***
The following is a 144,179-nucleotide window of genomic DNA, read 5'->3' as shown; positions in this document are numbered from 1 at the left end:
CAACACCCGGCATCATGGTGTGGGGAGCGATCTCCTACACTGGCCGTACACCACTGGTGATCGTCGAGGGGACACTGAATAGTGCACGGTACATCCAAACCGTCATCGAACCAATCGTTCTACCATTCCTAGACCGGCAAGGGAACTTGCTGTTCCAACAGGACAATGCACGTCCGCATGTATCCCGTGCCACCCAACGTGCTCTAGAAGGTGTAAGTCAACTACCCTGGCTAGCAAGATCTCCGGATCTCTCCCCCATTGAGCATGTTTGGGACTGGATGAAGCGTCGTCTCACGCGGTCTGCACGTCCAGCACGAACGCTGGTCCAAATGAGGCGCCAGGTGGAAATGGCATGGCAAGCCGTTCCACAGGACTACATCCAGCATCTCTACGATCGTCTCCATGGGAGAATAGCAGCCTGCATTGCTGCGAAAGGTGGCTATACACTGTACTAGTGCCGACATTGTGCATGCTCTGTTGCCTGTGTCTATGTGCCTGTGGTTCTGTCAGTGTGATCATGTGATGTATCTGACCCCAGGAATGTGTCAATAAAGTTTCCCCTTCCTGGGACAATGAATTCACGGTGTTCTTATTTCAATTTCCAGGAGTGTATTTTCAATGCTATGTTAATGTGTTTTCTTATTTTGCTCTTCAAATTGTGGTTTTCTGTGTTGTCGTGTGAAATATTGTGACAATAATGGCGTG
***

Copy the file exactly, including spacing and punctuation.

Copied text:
The following is a 144,179-nucleotide window of genomic DNA, read 5'->3' as shown; positions in this document are numbered from 1 at the left end:
CAACACCCGGCATCATGGTGTGGGGAGCGATCTCCTACACTGGCCGTACACCACTGGTGATCGTCGAGGGGACACTGAATAGTGCACGGTACATCCAAACCGTCATCGAACCAATCGTTCTACCATTCCTAGACCGGCAAGGGAACTTGCTGTTCCAACAGGACAATGCACGTCCGCATGTATCCCGTGCCACCCAACGTGCTCTAGAAGGTGTAAGTCAACTACCCTGGCTAGCAAGATCTCCGGATCTCTCCCCCATTGAGCATGTTTGGGACTGGATGAAGCGTCGTCTCACGCGGTCTGCACGTCCAGCACGAACGCTGGTCCAAATGAGGCGCCAGGTGGAAATGGCATGGCAAGCCGTTCCACAGGACTACATCCAGCATCTCTACGATCGTCTCCATGGGAGAATAGCAGCCTGCATTGCTGCGAAAGGTGGCTATACACTGTACTAGTGCCGACATTGTGCATGCTCTGTTGCCTGTGTCTATGTGCCTGTGGTTCTGTCAGTGTGATCATGTGATGTATCTGACCCCAGGAATGTGTCAATAAAGTTTCCCCTTCCTGGGACAATGAATTCACGGTGTTCTTATTTCAATTTCCAGGAGTGTATTTTCAATGCTATGTTAATGTGTTTTCTTATTTTGCTCTTCAAATTGTGGTTTTCTGTGTTGTCGTGTGAAATATTGTGACAATAATGGCGTG